Around 100 Doncaster workers are set to lose their jobs in the latest wave of council cuts, the local authority has now confirmed.
Mayor of Doncaster, Ros Jones, announced last week that the council will need to cut £31 million over the next financial year – which equates to £105 being slashed for every man, woman and child in the borough.
Doncaster Council has now confirmed it is set to eliminate around 100 posts as part of the proposals, which will go before full council in March.
The budget report states the council will look to make staffing cuts through measures such as the reduction of day care back office support, of senior management posts and by minimising social care staffing costs by recruiting to permanent posts and thereby slashing agency costs.
Mayor Jones said: “Unfortunately there is no getting away from the fact that government cuts to council budgets means a reduction in the number of staff who provide important public services.
“ We have worked hard to limit the number of people affected and look at all avenues such as redeployment and deleting vacant posts, before offering voluntary early retirement or redundancy.
“Compulsory redundancy is always the last resort.”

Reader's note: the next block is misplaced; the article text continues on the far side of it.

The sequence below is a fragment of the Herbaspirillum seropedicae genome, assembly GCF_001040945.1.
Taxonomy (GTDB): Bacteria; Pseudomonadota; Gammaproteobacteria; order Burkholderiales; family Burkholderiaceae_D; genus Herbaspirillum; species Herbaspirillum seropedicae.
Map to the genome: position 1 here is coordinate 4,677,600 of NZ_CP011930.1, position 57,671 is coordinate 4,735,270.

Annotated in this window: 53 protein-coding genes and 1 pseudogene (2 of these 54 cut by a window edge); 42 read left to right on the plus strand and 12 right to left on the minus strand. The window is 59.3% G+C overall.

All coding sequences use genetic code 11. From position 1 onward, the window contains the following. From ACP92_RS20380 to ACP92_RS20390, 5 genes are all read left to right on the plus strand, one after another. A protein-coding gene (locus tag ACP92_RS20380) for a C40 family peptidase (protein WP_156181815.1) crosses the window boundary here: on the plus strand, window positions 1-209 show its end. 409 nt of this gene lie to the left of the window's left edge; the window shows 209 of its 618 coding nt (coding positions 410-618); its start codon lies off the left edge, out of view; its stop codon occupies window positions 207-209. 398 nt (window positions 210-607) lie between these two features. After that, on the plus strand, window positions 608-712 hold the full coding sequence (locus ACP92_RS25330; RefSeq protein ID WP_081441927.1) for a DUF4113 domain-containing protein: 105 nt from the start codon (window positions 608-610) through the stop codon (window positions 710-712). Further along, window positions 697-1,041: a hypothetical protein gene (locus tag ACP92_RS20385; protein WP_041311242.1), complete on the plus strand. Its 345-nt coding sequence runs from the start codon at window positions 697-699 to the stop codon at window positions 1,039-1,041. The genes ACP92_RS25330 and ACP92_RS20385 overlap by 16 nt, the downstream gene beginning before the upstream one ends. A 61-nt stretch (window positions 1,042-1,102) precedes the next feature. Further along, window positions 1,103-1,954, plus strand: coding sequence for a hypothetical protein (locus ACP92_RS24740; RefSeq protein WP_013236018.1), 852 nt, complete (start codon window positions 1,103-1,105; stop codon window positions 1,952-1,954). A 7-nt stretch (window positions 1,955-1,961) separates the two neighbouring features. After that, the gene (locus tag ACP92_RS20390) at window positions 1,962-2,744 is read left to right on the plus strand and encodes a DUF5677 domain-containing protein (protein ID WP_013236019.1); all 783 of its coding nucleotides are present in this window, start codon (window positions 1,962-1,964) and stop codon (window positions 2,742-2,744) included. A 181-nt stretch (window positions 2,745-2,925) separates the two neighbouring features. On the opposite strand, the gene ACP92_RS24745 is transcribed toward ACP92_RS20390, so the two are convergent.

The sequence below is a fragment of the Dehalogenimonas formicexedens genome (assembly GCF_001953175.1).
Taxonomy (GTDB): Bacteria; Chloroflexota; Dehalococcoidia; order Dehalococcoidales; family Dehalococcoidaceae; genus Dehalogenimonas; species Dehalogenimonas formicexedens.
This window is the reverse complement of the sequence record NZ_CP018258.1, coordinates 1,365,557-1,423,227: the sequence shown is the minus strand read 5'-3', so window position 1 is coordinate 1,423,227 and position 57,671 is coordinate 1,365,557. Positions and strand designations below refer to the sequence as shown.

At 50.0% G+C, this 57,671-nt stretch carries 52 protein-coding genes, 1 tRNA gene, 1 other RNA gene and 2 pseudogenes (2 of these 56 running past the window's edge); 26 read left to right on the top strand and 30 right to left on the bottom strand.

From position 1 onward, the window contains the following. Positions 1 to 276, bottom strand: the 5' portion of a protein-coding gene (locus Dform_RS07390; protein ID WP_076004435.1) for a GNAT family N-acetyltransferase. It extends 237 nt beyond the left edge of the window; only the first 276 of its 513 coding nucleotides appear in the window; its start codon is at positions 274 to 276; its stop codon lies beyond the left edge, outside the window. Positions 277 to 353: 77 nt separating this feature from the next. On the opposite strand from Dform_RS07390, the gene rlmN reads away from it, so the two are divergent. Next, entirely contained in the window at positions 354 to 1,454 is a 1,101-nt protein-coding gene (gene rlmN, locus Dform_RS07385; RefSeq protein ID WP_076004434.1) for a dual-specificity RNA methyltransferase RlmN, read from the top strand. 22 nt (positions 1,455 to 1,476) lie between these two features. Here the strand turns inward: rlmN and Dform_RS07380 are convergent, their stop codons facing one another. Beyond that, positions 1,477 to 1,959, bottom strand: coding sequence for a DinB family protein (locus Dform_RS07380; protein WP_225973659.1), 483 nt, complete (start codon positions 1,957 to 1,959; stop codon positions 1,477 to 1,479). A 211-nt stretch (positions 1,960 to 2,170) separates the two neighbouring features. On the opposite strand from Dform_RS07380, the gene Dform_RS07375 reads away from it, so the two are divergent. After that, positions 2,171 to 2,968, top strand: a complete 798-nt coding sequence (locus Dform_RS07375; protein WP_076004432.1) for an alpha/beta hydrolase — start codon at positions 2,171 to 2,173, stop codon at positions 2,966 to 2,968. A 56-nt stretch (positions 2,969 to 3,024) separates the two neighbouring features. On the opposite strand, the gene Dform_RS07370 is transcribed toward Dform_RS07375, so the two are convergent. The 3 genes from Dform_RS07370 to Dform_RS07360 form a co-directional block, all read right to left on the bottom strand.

Coun Jonathan Wood, deputy chairman of the Doncaster Conservatives, has questioned whether the planned council job cuts are ‘necessary’.
He continued by saying the Conservatives would have avoided making job cuts if they had set this year’s budget.
“Job cuts are always a last resort, and something I think we would have been able to avoid,” he added.
“In this age it is not unacceptable to ask councils to manage budgets – especially when we had a Labour council in Doncaster that always spent beyond their means for so many years – but I think Ros Jones has got her priorities wrong.
“Yes, it’s great that she’s investing money in regeneration projects, but it shouldn’t be at the same time as the most vulnerable in Doncaster are seeing their services cut like with the care homes. We should have held on to them.
“She keeps saying they weren’t privatised but private companies own them now, and the staff were either made redundant or are now employed by them.
“If it sounds like privatisation, and smells like privatisation – then it’s probably privatisation.”